Trial About Hepatic Security of Antiretroviral Treatment Based on Kaletra Versus Nevirapine in Co-infected HIV/HCV Patients


Germans Trias i Pujol Hospital

Status and phase

Phase 4


HIV Infections


Drug: Lopinavir/ritonavir
Drug: Nevirapine

Study type


Funder types



A10-174 (KANELA)

Details and patient eligibility


In retrospective studies, acceleration of hepatic fibrosis has been seen in Nevirapine (NVP) treatment when compared with Protease Inhibitors (PI) boosted with ritonavir treatment in patients with Human Immunodeficiency Virus (HIV) and Hepatitis C Virus (HCV) infection. The high incidence in our country of HIV-HCV co-infection, the availability of a new Kaletra (LPV/r) formulation (more convenient and better tolerated than soft capsules) as well as the possibility of analyzing hepatic fibrosis evolution in a fast and bloodless way, make attractive a study that, in a prospective way, could check the benefits of substituting NVP by LPV/r on hepatic fibrosis in this community.

Full description

The prevalence of the HIV-HCV co-infection in Spain is one of the highest because both infections are strongly related to parenteral drugs use; so, from 61 to 69 % of HIV infected patients are also HCV infected. Acute HCV infection is asymptomatic in 60 to 70% of cases, being the chronification the natural illness evolution. 20% of the patients will develop hepatic cirrhosis after 20 to 30 years of being infected by the HCV. In cirrhosis cases, the hepatocellular carcinoma appears in a rate of 2 to 4% per year, according to studies done with HCV mono-infected patients. Fibrosis progression depends basically on the duration of HCV infection and on the age of infection, but also on other factors, like gender (is faster in men), alcohol consumption (worst over 50 g per day) and HIV co-infection. Several epidemiologist studies have described the negative impact of HIV co-infection, accelerating the progression to cirrhosis and the hepatocarcinoma. The Highly Active Antiretroviral Treatment (HAART) has a positive impact on survival on co-infected patients, although the three drug families used in HAART can cause hepatic toxicity in this group of patients. Hepatic toxicity appears in 5 to 20% of patients, being more serious and common, but not exclusive, in case of NVP treatment. On their part, not all PI have the same hepatotoxic profile. An association between serious hepatotoxicity and ritonavir at full strength, indinavir and indinavir plus saquinavir boosted with ritonavir has been found. As far as fibrosis is concerned, there are studies that show that in HIV/HCV co-infected patients PI-based regimens are associated with a lower progression to fibrosis, while the progression rate to cirrhosis is higher in NVP-based regimens, mainly in those patients with advanced hepatic fibrosis. Hepatic biopsy is considered the reference test to assess hepatic fibrosis, nevertheless it is an invasive, painful and with a low but potentially serious risk for the patient's life. Moreover, the viability of a hepatic biopsy can be doubted due to sampling error or interobservation variability. For that reason, several biochemist tests have been developed to reflect the hepatic fibrosis extent or stage in a reliable way. Recently a hepatic rigidity measure through elastography has been presented as a non-invasive and very promising method to assess hepatic fibrosis.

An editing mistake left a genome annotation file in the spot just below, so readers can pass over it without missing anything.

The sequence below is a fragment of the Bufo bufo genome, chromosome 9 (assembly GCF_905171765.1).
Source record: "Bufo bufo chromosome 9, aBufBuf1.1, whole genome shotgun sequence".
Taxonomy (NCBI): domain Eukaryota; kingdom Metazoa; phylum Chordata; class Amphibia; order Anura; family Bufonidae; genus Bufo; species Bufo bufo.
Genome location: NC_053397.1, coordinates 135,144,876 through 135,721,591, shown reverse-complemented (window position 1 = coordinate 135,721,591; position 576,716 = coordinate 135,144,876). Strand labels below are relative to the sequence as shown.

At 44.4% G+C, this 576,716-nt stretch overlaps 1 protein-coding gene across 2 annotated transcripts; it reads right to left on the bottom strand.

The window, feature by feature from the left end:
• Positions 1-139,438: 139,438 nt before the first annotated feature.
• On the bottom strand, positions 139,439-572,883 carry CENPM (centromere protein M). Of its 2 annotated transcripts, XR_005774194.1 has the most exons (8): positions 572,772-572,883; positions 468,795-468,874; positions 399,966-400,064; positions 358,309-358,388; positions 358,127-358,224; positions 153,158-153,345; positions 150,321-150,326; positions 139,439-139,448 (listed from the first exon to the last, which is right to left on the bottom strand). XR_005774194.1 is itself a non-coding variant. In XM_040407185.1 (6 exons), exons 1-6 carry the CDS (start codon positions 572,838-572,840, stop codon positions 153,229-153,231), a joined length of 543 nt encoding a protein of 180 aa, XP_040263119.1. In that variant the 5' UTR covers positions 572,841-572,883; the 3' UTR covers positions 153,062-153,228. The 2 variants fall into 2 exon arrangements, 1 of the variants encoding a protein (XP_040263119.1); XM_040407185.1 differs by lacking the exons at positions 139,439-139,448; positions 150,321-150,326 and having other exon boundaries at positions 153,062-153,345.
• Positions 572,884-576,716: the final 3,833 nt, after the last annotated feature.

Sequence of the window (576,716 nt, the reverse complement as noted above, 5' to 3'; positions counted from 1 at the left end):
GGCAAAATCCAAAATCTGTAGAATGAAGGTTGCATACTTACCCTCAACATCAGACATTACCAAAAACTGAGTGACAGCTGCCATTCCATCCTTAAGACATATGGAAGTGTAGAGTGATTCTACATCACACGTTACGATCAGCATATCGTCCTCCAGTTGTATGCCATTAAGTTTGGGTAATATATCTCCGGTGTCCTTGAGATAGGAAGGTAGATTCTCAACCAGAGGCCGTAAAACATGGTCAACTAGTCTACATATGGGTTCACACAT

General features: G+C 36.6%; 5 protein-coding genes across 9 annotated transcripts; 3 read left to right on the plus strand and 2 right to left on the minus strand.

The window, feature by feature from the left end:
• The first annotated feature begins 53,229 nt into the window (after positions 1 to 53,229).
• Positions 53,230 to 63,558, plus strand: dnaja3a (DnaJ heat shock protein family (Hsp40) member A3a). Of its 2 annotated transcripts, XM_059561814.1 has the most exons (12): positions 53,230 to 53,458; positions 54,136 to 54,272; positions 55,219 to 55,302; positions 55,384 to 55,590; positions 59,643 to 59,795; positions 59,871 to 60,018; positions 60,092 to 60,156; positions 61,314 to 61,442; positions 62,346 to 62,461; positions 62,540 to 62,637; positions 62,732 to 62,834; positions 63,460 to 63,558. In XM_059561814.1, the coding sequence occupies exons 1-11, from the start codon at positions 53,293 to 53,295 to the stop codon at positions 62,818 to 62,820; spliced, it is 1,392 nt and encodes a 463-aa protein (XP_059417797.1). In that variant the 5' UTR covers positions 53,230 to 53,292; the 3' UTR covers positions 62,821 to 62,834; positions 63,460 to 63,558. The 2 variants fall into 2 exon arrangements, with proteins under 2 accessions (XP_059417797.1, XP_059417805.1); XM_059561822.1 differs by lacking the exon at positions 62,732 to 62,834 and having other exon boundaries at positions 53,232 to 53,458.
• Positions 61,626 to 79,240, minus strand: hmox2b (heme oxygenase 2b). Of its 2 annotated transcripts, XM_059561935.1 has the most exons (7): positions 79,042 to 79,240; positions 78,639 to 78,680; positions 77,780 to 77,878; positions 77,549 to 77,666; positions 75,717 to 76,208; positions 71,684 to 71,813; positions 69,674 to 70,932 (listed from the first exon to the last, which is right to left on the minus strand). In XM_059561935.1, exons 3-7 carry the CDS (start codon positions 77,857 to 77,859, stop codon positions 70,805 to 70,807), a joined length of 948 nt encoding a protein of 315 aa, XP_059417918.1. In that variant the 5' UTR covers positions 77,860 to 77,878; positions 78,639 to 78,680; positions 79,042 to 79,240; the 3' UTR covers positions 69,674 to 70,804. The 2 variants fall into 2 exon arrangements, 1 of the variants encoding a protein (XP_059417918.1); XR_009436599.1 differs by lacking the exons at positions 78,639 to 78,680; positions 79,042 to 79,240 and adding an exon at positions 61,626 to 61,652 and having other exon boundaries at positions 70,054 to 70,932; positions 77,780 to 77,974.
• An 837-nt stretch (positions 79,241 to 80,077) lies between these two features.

9 patients




18 to 60 years old


No Healthy Volunteers

Inclusion criteria

  • 18 years old or elder.
  • HCV and HIV co-infected patients.
  • Patients with antiretroviral treatment based in NVP plus 2 NRTIs (or 1 NRTI and Tenofovir), with undetectable viral load (under 50 copies/mL) during at least the last 24 weeks.
  • If women and of childbearing age, negative pregnancy test. Furthermore, barrier contraceptive method must be undertaken during the study.
  • Date and signature of the informed consent.

Exclusion criteria

  • Concomitant treatment with drugs that can significantly interact with the study drugs.
  • Opportunistic infections in the last 6 months.
  • Patients who can be candidates for an HCV infection treatment in the next 3 years.
  • Patients in who efficacy of previous NRTIs can not be ensured. For example, patients with mono or dual therapy history or with previous blips in whom NRTI-related mutations were identified that could reduce the sensibility to the used backbone.
  • Active alcohol consumption (over 50 g per day) or other substance abuse.
  • Pregnant or breastfeeding women.
  • Patients with transaminase level over 5 times the Upper Limit of Normality (ULN) or Creatinin over 2 mg/dL or Total Bilirubin over 3 times the ULN.
  • Any formal contraindication for being treated with the study drugs.
  • Patients who, basing in their antiretroviral treatment history, could be considered as being infected with a virus that has no sensibility to LPV.

Trial design

9 participants in 2 patient groups

Active Comparator group
Drug: Nevirapine
Experimental group
Drug: Lopinavir/ritonavir

Trial contacts and locations



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